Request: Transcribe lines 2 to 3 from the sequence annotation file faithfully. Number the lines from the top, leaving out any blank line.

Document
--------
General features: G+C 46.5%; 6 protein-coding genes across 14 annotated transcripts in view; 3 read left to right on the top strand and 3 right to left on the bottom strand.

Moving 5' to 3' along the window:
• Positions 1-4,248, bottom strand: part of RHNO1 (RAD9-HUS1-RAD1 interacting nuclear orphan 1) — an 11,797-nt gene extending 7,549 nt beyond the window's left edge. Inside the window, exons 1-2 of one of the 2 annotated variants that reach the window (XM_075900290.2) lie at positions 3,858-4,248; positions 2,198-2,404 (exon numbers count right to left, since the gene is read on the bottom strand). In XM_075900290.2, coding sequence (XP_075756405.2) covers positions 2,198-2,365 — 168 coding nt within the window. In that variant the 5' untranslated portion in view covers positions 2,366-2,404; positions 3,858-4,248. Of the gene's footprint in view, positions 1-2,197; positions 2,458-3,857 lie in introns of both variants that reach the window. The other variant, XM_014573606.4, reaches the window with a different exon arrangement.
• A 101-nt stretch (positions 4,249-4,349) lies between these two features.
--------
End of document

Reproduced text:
Moving 5' to 3' along the window:
• Positions 1-4,248, bottom strand: part of RHNO1 (RAD9-HUS1-RAD1 interacting nuclear orphan 1) — an 11,797-nt gene extending 7,549 nt beyond the window's left edge. Inside the window, exons 1-2 of one of the 2 annotated variants that reach the window (XM_075900290.2) lie at positions 3,858-4,248; positions 2,198-2,404 (exon numbers count right to left, since the gene is read on the bottom strand). In XM_075900290.2, coding sequence (XP_075756405.2) covers positions 2,198-2,365 — 168 coding nt within the window. In that variant the 5' untranslated portion in view covers positions 2,366-2,404; positions 3,858-4,248. Of the gene's footprint in view, positions 1-2,197; positions 2,458-3,857 lie in introns of both variants that reach the window. The other variant, XM_014573606.4, reaches the window with a different exon arrangement.